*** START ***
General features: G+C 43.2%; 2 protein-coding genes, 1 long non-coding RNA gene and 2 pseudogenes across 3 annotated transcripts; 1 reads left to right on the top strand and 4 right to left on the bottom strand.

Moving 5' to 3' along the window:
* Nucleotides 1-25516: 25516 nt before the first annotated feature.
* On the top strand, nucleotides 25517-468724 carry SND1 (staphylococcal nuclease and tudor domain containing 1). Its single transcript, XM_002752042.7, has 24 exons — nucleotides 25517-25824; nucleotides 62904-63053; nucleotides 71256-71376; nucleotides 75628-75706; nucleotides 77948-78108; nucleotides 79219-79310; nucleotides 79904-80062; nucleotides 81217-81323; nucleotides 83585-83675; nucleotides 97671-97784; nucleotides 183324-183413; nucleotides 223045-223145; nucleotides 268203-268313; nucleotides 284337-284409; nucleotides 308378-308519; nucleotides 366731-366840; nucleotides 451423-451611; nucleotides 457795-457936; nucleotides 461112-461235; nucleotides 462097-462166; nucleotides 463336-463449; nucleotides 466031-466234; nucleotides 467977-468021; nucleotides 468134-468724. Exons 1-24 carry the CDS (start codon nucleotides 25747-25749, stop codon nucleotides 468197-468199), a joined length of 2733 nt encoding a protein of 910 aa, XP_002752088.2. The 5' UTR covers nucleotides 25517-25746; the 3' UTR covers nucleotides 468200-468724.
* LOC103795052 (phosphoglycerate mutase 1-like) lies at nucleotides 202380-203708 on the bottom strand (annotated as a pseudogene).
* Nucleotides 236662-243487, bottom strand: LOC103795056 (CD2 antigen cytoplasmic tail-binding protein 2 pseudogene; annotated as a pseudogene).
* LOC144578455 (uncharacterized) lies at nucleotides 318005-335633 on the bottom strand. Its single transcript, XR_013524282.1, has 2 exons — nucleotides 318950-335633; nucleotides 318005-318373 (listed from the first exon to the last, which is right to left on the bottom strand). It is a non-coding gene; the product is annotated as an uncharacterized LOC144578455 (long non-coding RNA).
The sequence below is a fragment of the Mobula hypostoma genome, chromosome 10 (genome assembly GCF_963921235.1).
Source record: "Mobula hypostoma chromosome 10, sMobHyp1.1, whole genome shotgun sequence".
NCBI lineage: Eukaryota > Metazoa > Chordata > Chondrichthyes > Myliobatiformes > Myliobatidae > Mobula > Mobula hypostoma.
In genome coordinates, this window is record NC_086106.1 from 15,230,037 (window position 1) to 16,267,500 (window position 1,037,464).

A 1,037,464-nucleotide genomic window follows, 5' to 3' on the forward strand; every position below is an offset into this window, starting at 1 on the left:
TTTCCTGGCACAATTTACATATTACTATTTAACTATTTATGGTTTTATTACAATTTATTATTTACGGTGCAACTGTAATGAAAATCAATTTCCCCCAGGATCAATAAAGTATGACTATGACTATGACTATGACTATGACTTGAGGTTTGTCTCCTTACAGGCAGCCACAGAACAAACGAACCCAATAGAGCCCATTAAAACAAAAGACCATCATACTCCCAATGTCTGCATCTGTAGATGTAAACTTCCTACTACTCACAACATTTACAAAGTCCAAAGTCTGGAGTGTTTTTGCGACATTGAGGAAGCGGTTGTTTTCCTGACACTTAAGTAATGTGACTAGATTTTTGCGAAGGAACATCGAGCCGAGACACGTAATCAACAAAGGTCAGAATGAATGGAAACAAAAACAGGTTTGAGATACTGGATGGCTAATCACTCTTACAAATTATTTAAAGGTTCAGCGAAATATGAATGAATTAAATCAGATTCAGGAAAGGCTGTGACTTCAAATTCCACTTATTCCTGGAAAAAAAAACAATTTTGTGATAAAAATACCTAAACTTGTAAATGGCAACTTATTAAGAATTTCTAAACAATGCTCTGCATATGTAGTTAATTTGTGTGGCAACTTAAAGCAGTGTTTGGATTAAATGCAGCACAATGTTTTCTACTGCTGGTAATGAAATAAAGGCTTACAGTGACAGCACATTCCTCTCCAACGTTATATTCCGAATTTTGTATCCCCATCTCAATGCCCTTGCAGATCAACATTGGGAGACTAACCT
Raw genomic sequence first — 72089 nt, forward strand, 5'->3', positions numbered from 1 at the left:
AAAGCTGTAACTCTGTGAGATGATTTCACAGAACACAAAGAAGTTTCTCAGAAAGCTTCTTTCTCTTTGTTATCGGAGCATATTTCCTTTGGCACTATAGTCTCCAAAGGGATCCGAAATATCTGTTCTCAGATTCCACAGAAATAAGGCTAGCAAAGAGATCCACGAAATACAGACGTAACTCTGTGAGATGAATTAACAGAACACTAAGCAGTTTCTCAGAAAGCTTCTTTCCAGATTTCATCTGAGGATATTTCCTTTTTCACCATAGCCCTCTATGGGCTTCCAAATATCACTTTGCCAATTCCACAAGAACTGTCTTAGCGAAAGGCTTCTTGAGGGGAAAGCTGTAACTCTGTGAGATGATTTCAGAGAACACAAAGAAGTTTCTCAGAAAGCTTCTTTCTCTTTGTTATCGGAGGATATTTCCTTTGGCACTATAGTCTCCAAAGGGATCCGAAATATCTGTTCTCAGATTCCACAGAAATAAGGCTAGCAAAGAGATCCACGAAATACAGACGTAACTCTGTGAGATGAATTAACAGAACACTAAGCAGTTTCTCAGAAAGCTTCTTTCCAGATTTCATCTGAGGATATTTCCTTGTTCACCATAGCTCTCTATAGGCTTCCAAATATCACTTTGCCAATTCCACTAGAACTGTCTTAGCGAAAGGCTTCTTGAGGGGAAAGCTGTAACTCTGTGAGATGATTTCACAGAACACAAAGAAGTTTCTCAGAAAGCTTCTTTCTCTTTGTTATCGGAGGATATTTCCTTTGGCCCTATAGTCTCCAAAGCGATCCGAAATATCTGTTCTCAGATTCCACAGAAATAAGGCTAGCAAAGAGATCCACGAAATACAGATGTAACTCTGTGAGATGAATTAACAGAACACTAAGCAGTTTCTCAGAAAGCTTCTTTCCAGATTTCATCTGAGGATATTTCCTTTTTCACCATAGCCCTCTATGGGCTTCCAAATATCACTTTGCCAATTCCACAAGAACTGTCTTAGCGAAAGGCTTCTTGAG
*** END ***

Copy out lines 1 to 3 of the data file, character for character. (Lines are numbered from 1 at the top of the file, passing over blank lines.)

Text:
General features: G+C 43.2%; 2 protein-coding genes, 1 long non-coding RNA gene and 2 pseudogenes across 3 annotated transcripts; 1 reads left to right on the top strand and 4 right to left on the bottom strand.

Moving 5' to 3' along the window:
* Nucleotides 1-25516: 25516 nt before the first annotated feature.